Wilson to resign as Graduate School dean
John Wilson, dean of the Graduate School since 1994, has announced that he will resign from his administrative post at the end of the academic year in June.
He will return to the Department of Religion, where he has been a faculty member since 1960. A search for his successor will begin shortly, according to President Shirley M. Tilghman.
"For some time, I have planned to return to the Department of Religion after celebration of the Graduate School's centennial year in 2000-01," Wilson said. "My great regret is that I will not have a hand in planning for the future of the Graduate School as Princeton develops under President Tilghman's leadership. The next years promise to be a period in which the entire institution will flourish, taking advantage of its unique profile as a top-flight research university committed to educating not only superior undergraduates but the next generation of researchers, scholars and teachers in arts, sciences and engineering disciplines."
"The Graduate School has thrived under John Wilson's exceptional leadership," Tilghman said. "He has helped reshape graduate education with initiatives that have significantly increased financial support for doctoral students. Through outreach efforts he oversaw and carried out, the school has achieved a higher profile in recent years, both on campus and among alumni."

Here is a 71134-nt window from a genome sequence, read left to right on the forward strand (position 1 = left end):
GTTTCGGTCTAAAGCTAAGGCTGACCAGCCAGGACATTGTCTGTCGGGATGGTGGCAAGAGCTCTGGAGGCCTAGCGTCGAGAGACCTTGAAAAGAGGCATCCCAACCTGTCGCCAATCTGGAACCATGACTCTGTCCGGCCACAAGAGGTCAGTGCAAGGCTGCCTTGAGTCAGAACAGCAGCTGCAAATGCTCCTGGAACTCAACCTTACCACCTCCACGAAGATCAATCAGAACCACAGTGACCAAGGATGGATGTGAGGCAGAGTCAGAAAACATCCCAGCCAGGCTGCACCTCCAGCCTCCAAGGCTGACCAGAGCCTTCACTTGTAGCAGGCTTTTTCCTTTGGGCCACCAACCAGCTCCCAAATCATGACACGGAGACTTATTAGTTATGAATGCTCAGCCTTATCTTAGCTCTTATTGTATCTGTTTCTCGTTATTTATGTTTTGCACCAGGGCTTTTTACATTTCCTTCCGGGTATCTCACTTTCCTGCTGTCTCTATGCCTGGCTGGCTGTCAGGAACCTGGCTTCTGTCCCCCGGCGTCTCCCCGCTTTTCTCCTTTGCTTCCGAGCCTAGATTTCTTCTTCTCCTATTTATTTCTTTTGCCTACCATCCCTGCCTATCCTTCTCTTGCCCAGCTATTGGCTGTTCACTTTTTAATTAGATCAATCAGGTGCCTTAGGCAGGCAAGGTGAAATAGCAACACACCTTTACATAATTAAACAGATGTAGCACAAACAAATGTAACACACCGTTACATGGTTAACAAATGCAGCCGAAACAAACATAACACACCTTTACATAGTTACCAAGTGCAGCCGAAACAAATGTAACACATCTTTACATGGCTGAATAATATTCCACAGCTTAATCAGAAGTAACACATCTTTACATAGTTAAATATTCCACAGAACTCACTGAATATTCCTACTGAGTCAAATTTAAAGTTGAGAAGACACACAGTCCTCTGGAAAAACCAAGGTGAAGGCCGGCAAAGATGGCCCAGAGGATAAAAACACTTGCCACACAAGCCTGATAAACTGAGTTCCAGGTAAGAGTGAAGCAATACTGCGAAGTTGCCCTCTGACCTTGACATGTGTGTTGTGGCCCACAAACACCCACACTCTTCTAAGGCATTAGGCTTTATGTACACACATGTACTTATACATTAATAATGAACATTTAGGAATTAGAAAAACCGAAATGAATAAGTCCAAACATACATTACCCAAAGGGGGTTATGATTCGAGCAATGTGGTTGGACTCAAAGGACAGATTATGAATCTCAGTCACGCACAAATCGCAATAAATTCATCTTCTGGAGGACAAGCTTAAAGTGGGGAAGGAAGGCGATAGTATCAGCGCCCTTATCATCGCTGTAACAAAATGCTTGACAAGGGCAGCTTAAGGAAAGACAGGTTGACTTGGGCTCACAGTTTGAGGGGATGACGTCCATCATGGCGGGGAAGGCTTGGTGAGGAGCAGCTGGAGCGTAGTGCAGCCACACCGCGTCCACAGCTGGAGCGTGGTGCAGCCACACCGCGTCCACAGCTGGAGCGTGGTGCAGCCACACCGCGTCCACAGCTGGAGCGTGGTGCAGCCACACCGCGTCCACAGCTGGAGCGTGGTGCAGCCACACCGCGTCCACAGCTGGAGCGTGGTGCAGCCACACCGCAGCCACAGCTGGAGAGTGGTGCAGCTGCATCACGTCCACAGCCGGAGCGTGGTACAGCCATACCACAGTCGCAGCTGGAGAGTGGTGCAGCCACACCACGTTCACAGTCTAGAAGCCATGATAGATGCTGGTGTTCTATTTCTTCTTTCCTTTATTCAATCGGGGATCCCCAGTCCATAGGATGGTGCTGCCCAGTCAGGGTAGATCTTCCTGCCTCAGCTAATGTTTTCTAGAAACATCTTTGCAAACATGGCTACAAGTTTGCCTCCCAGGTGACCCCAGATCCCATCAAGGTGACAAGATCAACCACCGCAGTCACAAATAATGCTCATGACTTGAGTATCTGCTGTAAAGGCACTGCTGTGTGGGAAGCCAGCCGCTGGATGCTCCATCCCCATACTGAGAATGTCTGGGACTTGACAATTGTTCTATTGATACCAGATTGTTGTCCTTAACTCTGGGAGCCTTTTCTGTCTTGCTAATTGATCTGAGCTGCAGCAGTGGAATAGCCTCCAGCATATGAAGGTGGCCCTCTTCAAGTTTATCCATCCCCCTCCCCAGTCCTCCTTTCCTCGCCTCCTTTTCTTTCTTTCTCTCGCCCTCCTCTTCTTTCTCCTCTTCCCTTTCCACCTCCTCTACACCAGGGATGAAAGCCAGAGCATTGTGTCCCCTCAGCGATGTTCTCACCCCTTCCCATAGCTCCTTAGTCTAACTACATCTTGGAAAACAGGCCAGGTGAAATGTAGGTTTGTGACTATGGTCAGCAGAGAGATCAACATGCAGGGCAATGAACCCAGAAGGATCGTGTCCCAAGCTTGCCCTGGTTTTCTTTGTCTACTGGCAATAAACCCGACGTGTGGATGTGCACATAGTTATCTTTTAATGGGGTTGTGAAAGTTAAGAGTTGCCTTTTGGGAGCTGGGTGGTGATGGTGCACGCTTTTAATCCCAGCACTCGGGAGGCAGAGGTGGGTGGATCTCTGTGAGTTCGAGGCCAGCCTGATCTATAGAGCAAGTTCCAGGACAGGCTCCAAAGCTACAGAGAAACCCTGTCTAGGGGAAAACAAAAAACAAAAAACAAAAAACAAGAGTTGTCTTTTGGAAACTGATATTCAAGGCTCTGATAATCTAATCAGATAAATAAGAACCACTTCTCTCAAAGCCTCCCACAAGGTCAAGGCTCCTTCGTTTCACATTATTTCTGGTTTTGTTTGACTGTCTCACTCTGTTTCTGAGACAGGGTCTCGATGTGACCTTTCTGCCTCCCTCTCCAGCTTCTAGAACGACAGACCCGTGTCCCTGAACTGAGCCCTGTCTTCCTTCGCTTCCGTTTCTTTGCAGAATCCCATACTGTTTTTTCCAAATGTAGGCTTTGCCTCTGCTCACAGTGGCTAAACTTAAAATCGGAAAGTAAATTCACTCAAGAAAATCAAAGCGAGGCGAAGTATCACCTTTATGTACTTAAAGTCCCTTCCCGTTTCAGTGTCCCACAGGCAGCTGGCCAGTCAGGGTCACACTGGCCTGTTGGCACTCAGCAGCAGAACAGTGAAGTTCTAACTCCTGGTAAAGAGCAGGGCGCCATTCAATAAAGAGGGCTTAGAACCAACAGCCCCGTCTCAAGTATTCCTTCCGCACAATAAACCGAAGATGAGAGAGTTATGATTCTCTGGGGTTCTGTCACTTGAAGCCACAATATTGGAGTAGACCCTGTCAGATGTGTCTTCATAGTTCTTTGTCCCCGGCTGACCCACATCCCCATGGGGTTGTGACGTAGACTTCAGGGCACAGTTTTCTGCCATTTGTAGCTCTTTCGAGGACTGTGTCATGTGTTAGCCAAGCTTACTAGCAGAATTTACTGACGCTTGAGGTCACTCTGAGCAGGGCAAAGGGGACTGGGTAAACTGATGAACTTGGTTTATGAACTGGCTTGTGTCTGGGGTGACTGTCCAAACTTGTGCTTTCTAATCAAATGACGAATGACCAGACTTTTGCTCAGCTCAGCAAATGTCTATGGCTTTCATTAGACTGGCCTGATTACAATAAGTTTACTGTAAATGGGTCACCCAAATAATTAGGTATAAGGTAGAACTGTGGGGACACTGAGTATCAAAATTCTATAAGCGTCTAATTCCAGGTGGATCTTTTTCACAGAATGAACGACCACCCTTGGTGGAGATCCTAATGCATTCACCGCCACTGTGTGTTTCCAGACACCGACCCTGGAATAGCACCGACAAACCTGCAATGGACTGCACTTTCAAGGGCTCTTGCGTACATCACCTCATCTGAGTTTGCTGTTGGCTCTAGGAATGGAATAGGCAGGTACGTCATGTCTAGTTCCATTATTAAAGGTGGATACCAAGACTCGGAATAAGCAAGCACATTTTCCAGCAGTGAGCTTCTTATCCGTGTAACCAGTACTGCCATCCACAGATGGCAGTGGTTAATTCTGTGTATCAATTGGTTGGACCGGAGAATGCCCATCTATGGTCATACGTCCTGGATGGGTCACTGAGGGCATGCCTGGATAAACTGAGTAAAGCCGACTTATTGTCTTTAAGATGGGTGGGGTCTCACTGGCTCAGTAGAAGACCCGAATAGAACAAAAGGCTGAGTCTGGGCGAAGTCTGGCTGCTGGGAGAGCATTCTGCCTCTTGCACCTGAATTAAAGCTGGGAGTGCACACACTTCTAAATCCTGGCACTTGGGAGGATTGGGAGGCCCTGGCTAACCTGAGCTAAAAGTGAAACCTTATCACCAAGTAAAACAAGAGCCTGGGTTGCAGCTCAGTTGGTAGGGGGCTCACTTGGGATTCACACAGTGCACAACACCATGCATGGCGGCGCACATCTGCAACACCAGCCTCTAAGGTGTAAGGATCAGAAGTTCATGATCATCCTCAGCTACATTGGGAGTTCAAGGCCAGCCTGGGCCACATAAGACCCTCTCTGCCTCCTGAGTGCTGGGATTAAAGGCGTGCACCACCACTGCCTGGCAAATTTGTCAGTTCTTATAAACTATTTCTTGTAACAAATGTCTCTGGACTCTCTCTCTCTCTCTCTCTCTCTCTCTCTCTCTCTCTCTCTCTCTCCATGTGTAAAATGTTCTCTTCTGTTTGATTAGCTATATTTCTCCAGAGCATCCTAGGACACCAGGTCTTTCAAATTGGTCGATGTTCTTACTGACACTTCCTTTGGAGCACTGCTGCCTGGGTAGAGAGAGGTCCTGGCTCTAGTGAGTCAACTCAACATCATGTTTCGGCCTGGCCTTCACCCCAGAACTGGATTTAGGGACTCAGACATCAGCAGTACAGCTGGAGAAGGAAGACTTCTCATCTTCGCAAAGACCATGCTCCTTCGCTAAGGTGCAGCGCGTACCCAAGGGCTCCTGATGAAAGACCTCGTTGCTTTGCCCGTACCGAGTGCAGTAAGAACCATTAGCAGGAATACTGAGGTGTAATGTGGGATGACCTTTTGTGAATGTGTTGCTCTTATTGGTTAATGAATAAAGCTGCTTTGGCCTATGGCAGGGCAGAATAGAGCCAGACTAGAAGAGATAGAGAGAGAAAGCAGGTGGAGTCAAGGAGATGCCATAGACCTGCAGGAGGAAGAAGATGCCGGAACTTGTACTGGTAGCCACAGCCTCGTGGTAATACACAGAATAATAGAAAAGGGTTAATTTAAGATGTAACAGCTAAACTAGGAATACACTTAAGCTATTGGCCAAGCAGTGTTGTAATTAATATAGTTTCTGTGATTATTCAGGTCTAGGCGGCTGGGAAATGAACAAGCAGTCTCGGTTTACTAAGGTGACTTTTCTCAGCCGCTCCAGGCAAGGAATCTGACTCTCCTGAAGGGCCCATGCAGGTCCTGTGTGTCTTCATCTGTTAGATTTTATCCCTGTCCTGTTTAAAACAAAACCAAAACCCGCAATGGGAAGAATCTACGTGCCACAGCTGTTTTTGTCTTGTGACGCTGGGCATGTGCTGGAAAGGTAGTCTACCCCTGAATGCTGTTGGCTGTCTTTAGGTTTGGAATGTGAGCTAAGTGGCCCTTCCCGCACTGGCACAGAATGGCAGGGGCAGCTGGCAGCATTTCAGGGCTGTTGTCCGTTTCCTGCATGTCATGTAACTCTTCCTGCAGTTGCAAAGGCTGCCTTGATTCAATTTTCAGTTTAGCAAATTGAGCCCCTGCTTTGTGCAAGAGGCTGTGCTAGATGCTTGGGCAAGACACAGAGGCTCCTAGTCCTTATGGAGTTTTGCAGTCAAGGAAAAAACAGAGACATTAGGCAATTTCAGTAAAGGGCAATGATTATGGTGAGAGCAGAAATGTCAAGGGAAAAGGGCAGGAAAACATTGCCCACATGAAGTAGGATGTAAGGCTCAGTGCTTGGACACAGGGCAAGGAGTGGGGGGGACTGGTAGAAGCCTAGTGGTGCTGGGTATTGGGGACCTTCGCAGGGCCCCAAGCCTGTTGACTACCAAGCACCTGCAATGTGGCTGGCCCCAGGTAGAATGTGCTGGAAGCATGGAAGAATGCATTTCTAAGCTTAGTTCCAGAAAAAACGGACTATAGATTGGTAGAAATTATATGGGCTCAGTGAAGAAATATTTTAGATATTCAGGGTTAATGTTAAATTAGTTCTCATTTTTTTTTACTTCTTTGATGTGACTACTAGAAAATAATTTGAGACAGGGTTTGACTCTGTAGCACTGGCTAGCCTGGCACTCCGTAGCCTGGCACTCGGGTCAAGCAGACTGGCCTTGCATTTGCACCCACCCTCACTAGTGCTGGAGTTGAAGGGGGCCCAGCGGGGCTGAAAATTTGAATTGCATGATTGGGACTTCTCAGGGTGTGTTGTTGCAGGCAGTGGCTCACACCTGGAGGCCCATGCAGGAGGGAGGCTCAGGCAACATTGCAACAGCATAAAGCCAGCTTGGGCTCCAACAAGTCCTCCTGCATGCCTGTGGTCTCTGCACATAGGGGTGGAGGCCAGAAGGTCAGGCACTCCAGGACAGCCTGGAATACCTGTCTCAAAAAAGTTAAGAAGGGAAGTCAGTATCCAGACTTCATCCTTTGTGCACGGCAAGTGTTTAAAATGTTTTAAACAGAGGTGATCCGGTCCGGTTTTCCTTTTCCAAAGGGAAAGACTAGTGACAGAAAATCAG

Wilson indicated that the increased support for doctoral students is the achievement of which he is most proud. This year, the University implemented an expanded fellowship program that provides all first-year doctoral students in the sciences and engineering with full tuition and a stipend to assist with living expenses. In addition, all doctoral students in the humanities and social sciences -- who already were supported through fellowships during the academic year -- are now eligible to receive summer stipends.
"Both former President (Harold) Shapiro and former Provost (Jeremiah) Ostriker recognized that, especially as research doctoral programs remain small in scale or even contract in size, competition for the most promising students will only become more severe," Wilson said. "Under their leadership and with the strong support of the trustees, Princeton has placed itself 'at the head of the class' through its first-year fellowships and its summer stipends."
"Of course," he continued, "we have also been concerned that our graduate students are well served with housing options and in terms of social facilities." This past year, the University announced plans to build additional graduate-student housing.
Wilson also noted the Graduate School's successful introduction of online application forms, stressing their increasing importance in light of the school's global reach.
He said some of his fondest memories are of events that took place during the year-long celebration of the Graduate School's centennial. Activities ranging from reunions to a lecture series to a gala dinner-dance drew many alumni and other members of the University community to the campus to mark the occasion.
A specialist in American religious history, Wilson plans to turn his attention back to several long-term projects that were "essentially interrupted" when he became dean of the Graduate School. His scholarly research has focused on religion and public life and religious thought.
Wilson served as assistant dean of the college from 1965 to 1972 and as chair of the Department of Religion from 1973 to 1980. He was named the Agate Brown and George Collord Professor of Religion in 1977. He also was master of Forbes College from 1983 to 1992.
Contact: Marilyn Marks (609) 258-3601